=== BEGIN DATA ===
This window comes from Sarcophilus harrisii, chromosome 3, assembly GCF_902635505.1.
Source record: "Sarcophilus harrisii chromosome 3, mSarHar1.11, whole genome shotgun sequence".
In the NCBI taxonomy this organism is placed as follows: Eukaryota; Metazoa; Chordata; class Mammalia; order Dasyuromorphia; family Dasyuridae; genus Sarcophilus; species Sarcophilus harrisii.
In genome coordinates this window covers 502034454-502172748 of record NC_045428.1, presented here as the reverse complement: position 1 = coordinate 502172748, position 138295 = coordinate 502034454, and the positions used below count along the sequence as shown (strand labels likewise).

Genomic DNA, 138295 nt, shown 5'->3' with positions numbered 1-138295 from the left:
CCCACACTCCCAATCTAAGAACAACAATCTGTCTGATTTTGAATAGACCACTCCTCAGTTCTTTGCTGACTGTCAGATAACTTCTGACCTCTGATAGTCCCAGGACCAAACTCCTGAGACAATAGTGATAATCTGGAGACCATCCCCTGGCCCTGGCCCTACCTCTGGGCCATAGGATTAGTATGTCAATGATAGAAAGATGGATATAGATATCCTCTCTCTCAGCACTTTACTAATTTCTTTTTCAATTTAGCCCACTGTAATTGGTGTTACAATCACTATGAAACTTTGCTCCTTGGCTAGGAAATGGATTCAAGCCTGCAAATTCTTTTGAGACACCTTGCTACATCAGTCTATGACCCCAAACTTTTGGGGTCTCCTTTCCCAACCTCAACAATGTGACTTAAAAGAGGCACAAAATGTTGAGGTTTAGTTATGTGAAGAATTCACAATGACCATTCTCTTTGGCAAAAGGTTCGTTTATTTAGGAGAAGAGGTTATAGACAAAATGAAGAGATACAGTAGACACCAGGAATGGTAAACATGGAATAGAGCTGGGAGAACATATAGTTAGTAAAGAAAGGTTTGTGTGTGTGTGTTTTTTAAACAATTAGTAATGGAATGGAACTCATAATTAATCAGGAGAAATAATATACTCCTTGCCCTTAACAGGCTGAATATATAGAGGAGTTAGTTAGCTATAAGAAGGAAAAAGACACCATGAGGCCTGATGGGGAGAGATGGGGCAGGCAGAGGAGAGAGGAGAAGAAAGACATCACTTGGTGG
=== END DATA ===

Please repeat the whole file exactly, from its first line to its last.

This window comes from Sarcophilus harrisii, chromosome 3, assembly GCF_902635505.1.
Source record: "Sarcophilus harrisii chromosome 3, mSarHar1.11, whole genome shotgun sequence".
In the NCBI taxonomy this organism is placed as follows: Eukaryota; Metazoa; Chordata; class Mammalia; order Dasyuromorphia; family Dasyuridae; genus Sarcophilus; species Sarcophilus harrisii.
In genome coordinates this window covers 502034454-502172748 of record NC_045428.1, presented here as the reverse complement: position 1 = coordinate 502172748, position 138295 = coordinate 502034454, and the positions used below count along the sequence as shown (strand labels likewise).

Genomic DNA, 138295 nt, shown 5'->3' with positions numbered 1-138295 from the left:
CCCACACTCCCAATCTAAGAACAACAATCTGTCTGATTTTGAATAGACCACTCCTCAGTTCTTTGCTGACTGTCAGATAACTTCTGACCTCTGATAGTCCCAGGACCAAACTCCTGAGACAATAGTGATAATCTGGAGACCATCCCCTGGCCCTGGCCCTACCTCTGGGCCATAGGATTAGTATGTCAATGATAGAAAGATGGATATAGATATCCTCTCTCTCAGCACTTTACTAATTTCTTTTTCAATTTAGCCCACTGTAATTGGTGTTACAATCACTATGAAACTTTGCTCCTTGGCTAGGAAATGGATTCAAGCCTGCAAATTCTTTTGAGACACCTTGCTACATCAGTCTATGACCCCAAACTTTTGGGGTCTCCTTTCCCAACCTCAACAATGTGACTTAAAAGAGGCACAAAATGTTGAGGTTTAGTTATGTGAAGAATTCACAATGACCATTCTCTTTGGCAAAAGGTTCGTTTATTTAGGAGAAGAGGTTATAGACAAAATGAAGAGATACAGTAGACACCAGGAATGGTAAACATGGAATAGAGCTGGGAGAACATATAGTTAGTAAAGAAAGGTTTGTGTGTGTGTGTTTTTTAAACAATTAGTAATGGAATGGAACTCATAATTAATCAGGAGAAATAATATACTCCTTGCCCTTAACAGGCTGAATATATAGAGGAGTTAGTTAGCTATAAGAAGGAAAAAGACACCATGAGGCCTGATGGGGAGAGATGGGGCAGGCAGAGGAGAGAGGAGAAGAAAGACATCACTTGGTGG